Week 6: Consider any existing finances you could utilise
You can also improve your credit rating by paying for insurance or a mobile phone contract monthly. This may, however, be more expensive than paying annually, so you will need to weigh up the cost vs the benefits.
Week 7: Disassociate yourself from old financial ties
Do you have financial associates or connections listed on your credit report? If you’re no longer connected to this person financially (which means the accounts you used to share have now been closed), you can ask the credit reference agencies to issue a ‘notice of disassociation’. This will remove any connection with this person from your credit file. This may not change your credit score, but it could still improve your chances of being approved for credit.
Week 8: Consider a credit builder card
If you don’t have much of a credit history, your score is likely to be lower than you’d like and you may be refused credit.
Lenders use your past financial behaviour to predict whether or not they’ll get their money back. With little payment history on your credit file, you could seem risky to lenders, and they may reject your credit application.
To build up your credit history, look into getting a credit builder card. Bear in mind that this type of credit card does come with higher interest rates and lower credit limits than other credit cards. However, if you pay off the balance in full every month, then you should minimise the amount you're charged in interest.
Paying off the balance in full every month will also show lenders that you can borrow responsibly. This could help boost your credit score.
Alternatively, you could apply for an interest-free overdraft from your bank. Make sure you pay it off in full before any interest or fees are added. If you use any of these options to borrow a small amount of money that you pay off quickly, you can avoid charges and improve your credit history.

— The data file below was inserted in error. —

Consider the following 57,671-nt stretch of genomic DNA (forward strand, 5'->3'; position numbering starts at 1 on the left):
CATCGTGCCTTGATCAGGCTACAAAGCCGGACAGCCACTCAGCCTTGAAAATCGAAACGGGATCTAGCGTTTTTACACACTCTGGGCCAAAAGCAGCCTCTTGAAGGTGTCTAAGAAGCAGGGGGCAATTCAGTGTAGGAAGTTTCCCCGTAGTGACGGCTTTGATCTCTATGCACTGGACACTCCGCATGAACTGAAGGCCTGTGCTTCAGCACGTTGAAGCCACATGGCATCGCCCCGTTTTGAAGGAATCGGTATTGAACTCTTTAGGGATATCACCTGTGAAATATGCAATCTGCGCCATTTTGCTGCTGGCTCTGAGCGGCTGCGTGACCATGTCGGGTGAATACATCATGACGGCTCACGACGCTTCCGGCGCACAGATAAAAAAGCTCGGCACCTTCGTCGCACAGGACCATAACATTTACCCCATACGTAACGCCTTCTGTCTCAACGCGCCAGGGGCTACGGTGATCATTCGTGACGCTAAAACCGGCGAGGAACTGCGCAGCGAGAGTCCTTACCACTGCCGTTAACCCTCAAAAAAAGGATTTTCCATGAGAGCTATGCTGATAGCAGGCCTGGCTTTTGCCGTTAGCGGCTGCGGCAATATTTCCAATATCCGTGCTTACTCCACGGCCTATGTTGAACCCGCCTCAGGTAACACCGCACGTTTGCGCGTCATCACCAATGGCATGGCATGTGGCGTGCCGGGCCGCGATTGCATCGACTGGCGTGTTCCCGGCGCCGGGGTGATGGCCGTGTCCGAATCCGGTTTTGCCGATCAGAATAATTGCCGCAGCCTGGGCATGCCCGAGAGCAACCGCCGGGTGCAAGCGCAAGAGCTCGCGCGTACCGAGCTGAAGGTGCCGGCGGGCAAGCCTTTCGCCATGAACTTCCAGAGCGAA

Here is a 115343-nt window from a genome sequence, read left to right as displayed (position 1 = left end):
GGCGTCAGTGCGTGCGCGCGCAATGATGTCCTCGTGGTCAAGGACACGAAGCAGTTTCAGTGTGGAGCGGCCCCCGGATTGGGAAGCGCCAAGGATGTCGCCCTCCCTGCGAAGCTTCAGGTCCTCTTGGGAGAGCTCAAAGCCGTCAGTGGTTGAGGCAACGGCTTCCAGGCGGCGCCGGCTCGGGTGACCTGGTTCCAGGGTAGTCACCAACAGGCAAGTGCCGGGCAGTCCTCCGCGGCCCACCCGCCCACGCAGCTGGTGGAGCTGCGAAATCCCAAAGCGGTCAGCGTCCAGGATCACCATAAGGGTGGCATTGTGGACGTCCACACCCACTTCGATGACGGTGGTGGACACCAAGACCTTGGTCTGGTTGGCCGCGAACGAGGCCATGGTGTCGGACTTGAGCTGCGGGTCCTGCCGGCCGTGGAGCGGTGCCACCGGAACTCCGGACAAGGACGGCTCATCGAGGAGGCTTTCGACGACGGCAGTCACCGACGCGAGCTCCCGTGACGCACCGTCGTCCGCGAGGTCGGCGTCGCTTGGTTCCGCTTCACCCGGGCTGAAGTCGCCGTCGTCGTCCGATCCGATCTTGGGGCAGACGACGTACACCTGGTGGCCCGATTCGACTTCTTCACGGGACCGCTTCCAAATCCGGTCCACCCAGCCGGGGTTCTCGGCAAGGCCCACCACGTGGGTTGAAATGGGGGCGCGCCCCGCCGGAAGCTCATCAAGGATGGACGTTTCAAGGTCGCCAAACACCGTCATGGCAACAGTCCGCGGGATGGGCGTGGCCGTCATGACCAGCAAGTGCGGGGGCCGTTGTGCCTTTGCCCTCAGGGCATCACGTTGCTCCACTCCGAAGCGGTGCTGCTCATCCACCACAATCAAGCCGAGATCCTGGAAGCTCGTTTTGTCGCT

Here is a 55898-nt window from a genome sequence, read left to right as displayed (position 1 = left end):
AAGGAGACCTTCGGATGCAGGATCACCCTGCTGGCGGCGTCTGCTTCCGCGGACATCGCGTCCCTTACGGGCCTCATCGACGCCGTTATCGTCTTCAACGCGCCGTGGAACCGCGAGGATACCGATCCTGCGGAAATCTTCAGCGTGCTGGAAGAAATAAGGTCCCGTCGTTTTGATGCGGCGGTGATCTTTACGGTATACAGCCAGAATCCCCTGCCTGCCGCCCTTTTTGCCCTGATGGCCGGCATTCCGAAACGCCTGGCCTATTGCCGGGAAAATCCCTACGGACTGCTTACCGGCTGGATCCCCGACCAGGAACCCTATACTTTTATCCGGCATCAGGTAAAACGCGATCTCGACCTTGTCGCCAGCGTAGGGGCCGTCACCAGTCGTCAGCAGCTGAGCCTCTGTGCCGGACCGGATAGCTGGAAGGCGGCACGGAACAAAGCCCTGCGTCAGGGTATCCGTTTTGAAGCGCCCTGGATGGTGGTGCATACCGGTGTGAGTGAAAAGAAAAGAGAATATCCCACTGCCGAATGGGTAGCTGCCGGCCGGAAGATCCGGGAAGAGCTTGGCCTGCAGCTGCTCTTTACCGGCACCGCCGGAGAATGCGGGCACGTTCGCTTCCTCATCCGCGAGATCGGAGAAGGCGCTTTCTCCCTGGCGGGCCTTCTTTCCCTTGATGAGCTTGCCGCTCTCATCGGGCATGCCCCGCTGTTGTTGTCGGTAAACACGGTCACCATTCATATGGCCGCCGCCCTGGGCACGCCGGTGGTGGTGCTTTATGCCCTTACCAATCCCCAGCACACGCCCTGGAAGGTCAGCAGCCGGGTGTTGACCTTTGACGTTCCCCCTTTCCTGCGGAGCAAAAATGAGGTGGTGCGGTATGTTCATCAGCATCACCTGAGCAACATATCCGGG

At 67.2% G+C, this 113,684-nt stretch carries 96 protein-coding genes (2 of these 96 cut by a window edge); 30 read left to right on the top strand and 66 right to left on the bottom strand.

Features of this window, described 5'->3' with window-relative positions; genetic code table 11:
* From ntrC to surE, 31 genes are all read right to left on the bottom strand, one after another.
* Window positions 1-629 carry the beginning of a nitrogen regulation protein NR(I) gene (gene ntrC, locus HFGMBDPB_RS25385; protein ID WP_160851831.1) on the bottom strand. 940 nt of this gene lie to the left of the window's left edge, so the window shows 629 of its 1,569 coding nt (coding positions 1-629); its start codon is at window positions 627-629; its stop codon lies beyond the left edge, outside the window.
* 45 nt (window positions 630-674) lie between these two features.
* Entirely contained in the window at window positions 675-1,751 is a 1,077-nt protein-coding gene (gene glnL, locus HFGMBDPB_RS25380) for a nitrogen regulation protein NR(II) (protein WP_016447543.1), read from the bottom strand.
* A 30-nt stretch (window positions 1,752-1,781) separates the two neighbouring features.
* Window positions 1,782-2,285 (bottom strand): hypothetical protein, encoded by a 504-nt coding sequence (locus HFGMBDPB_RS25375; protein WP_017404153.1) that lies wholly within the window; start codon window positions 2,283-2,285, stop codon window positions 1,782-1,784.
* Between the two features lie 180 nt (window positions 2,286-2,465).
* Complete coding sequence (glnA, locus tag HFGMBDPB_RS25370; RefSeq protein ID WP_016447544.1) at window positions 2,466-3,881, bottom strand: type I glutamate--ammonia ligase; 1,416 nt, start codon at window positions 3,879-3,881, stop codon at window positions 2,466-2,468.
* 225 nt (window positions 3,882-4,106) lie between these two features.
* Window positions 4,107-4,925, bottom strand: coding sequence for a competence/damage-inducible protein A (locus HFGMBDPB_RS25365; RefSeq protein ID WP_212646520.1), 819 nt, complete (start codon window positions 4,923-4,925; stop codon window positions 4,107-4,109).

Remember, only apply for credit if it’s affordable for you. If you want to see if you’re eligible for credit before you apply, use an eligibility checker to perform a soft search. It will indicate whether you’re likely to be accepted or not, without affecting your credit score.
Although building a strong credit history may mean taking out new credit agreements, don’t make the mistake of making too many credit applications. This can make it look like you’re struggling financially. In fact, not applying for credit for a period of six months can actually improve your credit score in some circumstances.
Week 9: Set up a direct debit for your bills
Missing payments is one of the most common ways to decrease your credit score. Just one missed payment could have a drastic impact on your score, so it's best to make all your payments on time if you can.
Setting up Direct Debits or Standing Orders for your bills can help with this. Or you can set yourself reminders on your phone (e.g. via apps or your calendar) to keep on top of your repayments. Can you afford to pay your balance in full? If you’ve set up a new card to build your credit, paying the amount in full will reduce any interest charges. Try to limit the amount you spend on your card each month to make sure you can afford to do this.
Week 10: Consider reducing your debt with savings
This week, focus on reducing your debt, especially if you’re over or very close to any of your credit limits, as this will be having a negative impact on your credit score.
If you have any savings, you may want to think about using these to pay off your debt. Generally, the interest you’re paying on your debt will be greater than any interest you’ll be receiving on your savings, so you'll save money in the long run by doing this. Reducing your debt can also make your monthly repayments lower, which may make it easier to ensure you pay on time, in full each month.
Reducing debt will help to improve your credit utilisation ratio – if you keep your credit utilisation at around 30% or below, then it can increase your credit score. Read more on this later on.
Week 11: Generate extra income to go towards your credit repayments
If you don’t have savings, you could consider looking to generate extra income to put towards your debt, or give you a bit more disposable income to enjoy.